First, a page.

By Leah Ireland: The first time in the Elks Club is a visit to a forgotten time in America.

The first time in the Elks Club is a visit to a forgotten time in America. It is a warmer, more human, less rushed, peaceful, simple, small-town world. The décor is Middle America late 20th century, a lost realm of no pretension, conspicuous consumption or plastic surgery.

The bar is comfortable, no high price pick-up joint here, no bar newly decorated to try and look like the outback of Beverly Hills. There is no extra loud music to block out conversation and no giant TV to destroy being together like it does at home.

This is a realm of simple good food and the camaraderie of a poker game. It is the old Ashland you can't find anywhere anymore. It is a place where those who have lived in one town most of their lives can unwind with people they have known a long time. This is a rare privilege in the age of continual moving.

There is nobility to these people who endure and don't ask for much more than to own their own home and have good friends. These people are old fashioned and have no need to acquire, dominate or make a killing in the market. They experience the good and bad of life with the wisdom of caring and doing for others.

And yes, there is a full-sized stuffed elk that is politically incorrect. But you get the feeling that some local guy shot it back in the time when Main Street was empty in the winter except for the Christmas lights emanating from the Elks Club's great dance party.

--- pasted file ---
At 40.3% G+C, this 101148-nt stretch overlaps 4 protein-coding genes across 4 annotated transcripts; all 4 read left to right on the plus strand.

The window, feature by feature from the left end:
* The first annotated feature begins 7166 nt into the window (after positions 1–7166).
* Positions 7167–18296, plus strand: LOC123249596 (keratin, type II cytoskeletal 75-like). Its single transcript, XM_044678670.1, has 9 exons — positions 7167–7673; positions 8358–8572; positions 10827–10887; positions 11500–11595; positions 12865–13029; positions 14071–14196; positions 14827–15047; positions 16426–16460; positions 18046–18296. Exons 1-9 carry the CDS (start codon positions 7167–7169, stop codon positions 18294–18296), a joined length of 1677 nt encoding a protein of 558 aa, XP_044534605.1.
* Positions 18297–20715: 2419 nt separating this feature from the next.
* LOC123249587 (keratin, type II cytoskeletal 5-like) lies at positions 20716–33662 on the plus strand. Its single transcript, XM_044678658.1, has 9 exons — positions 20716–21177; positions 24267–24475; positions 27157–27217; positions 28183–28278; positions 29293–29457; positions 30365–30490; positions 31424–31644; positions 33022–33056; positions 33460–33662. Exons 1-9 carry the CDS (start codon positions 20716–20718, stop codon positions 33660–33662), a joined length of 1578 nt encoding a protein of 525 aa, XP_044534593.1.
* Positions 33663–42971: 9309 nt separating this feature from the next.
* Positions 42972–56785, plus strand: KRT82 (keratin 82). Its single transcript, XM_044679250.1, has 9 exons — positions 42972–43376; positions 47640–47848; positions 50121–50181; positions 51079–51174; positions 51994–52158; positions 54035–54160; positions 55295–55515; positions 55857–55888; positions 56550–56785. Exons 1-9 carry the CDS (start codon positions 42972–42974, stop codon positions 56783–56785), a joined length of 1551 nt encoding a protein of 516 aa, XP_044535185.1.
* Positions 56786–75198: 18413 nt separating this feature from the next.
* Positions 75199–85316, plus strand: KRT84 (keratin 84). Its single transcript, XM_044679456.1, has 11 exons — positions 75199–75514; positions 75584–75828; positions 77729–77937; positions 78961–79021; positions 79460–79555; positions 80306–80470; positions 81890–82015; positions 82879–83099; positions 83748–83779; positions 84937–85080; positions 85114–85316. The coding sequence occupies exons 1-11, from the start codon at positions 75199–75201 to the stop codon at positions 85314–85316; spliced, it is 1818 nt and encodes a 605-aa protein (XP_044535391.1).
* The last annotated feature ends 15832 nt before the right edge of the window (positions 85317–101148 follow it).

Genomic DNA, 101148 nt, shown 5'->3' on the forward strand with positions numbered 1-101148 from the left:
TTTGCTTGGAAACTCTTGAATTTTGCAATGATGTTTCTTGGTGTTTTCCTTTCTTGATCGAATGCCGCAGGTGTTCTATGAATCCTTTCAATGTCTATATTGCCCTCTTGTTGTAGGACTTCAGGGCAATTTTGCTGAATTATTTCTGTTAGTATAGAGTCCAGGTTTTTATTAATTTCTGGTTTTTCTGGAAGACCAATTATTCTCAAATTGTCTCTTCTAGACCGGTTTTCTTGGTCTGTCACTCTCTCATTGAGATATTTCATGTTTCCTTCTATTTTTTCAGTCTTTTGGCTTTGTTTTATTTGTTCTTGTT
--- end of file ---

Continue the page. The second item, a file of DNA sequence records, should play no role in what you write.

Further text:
Nor does the restaurant come with that "Its winter and I'm going out of business!" terror vibe of new restaurants in town — the Chamber of Commerce should issue a warning! The Elks Club lasts through time as a deeply human tradition for the best reasons.

But don't tell anyone; the recent horde of millionaire entrepreneurs and assorted trust fund spiritual truth-seekers will flood into the Elks and destroy the last best place on earth. It's a community that is not about having money or being "with it." God forbid it should be invaded as cool.

Yet everything about the old days wasn't so good. On the membership questionnaire you are asked if you are a communist. You were 6 during the communist scare. Would you have turned in your right-wing intellectual neighbors whose children and dog you loved so much — as you were told to do in school?

Shouldn't the questionnaire ask if you are a terrorist? What about asking, "Do you own corporate stocks that legitimize the theft of water and natural resources of poor starving people half way around the world, like Coke?"

Let's hope the Elks and Elkets who are our neighbors and favorite business people know that Americans have a lot of very crazy ideas about what is god and fair, and that is our best strength. People who are different are often the first to go out and die for their country.

Leah Ireland is a freelance writer who runs a local caregiving service. Reach her at leahireland@aol.com.